Thanking Vets is to Learn From Vets

posted by Cheryl Petersen

Veterans were first collectively remembered on November 11, 1919, set as Armistice Day. Celebration originally centered on suspension of business for a 2 minute period beginning at 11 a.m. with the day also filled by public meetings and parades. On June 1, 1954, President Eisenhower signed legislation changing the name of the legal holiday from Armistice Day to Veteran’s Day.

Most of us know a veteran. One veteran in particular, who I know personally, Mr. Fischer, has taught me valuable lessons. I have to fight for independence. And, that fight involves sacrifice. But, the sacrifice is not to be bemoaned. No whining. When a job needs to be done, do it with courage and humility.

Mr. Fischer, who served in the Army for 20 years, has views that coincide with what I just read in November 6 Parade Magazine. An Unbreakable Bond interviewed 6 wars, 6 vets. Yenas Hagos, who served in Iraq responded to the question as to whether or not he sees himself as a hero. Hagos answered, “No. I went and served my country. I did my part.”

Colin L. Powell, retired U.S. Army General, also provided his insights, pointing out that men and women are motivated for different reasons to serve but after joining they give their all for our country.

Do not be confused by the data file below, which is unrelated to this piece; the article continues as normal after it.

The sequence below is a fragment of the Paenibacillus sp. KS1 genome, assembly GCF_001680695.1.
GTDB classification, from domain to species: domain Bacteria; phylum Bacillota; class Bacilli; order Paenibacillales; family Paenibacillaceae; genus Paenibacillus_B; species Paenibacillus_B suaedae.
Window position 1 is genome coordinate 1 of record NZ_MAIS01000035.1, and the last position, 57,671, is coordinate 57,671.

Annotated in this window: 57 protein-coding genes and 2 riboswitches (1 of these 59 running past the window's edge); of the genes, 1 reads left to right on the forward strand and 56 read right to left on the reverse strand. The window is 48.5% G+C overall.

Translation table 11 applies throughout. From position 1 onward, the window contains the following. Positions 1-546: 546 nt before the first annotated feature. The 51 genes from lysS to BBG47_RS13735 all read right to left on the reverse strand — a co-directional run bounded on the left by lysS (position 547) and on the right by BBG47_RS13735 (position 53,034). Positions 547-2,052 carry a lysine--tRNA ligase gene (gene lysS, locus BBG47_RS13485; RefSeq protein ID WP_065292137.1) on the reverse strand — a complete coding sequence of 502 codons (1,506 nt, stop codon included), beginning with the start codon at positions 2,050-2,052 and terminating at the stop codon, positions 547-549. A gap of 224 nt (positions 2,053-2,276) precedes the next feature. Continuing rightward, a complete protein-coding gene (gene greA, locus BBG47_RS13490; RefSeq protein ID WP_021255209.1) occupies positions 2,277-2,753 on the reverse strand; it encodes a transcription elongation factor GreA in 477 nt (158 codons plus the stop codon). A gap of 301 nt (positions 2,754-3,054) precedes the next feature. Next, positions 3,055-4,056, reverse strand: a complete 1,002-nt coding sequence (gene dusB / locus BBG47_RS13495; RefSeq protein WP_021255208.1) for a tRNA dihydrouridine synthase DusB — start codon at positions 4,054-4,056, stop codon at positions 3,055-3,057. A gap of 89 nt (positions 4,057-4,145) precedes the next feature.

Veteran’s Day is every day. To maintain the spirit of gratitude for those who fight for our country, I read books such as Colin Powell’s autobiography, My American Journey. Words from veterans unlock the naïvety that tempts me to take things for granted. I have to work for my freedom to understand, be spiritually minded, be healthy, and have the ability to have good-will toward all people.

 

From 21st Century Science and Health, “If Truth is overcoming error in your daily walk and talk, you are a better person and can finally say, “I have fought the good fight, I have finished the race, I have kept the faith.” This is having our part in the at-one-ment with Truth and Love. Don’t continue working and praying, expecting a surrogate savior, expecting that because of another person’s goodness, suffering, and triumph, that you will reach that person’s harmony and reward.”

Zen Kitty and Calvin and Hobbes

posted by Cheryl Petersen

Look who Cheryl brought home. Calvin and Hobbes.

At first, I was very skeptical about Calvin and Hobbes. They would playfully bounce and chase each other in the lawn and garden, and I was afraid they would hurt themselves by falling off the rock wall. They tried to include me but they made me nervous and I could only watch. Sometimes their spirited activity was too much for me so I’d go off and do what I’ve done my whole life.

Then finally, I realized Calvin and Hobbes were okay. I could see how Cheryl loves them just as much as she loves me. I made the effort to respond to the times they try to connect with me. I started to participate in their escapades and discovered it was a glorious time. I still do my own thing, but I also share time and happy energy with Calvin and Hobbes. I now understand when Cheryl reminds me that we all are helping and watching out for one another while discovering the newness of love and life.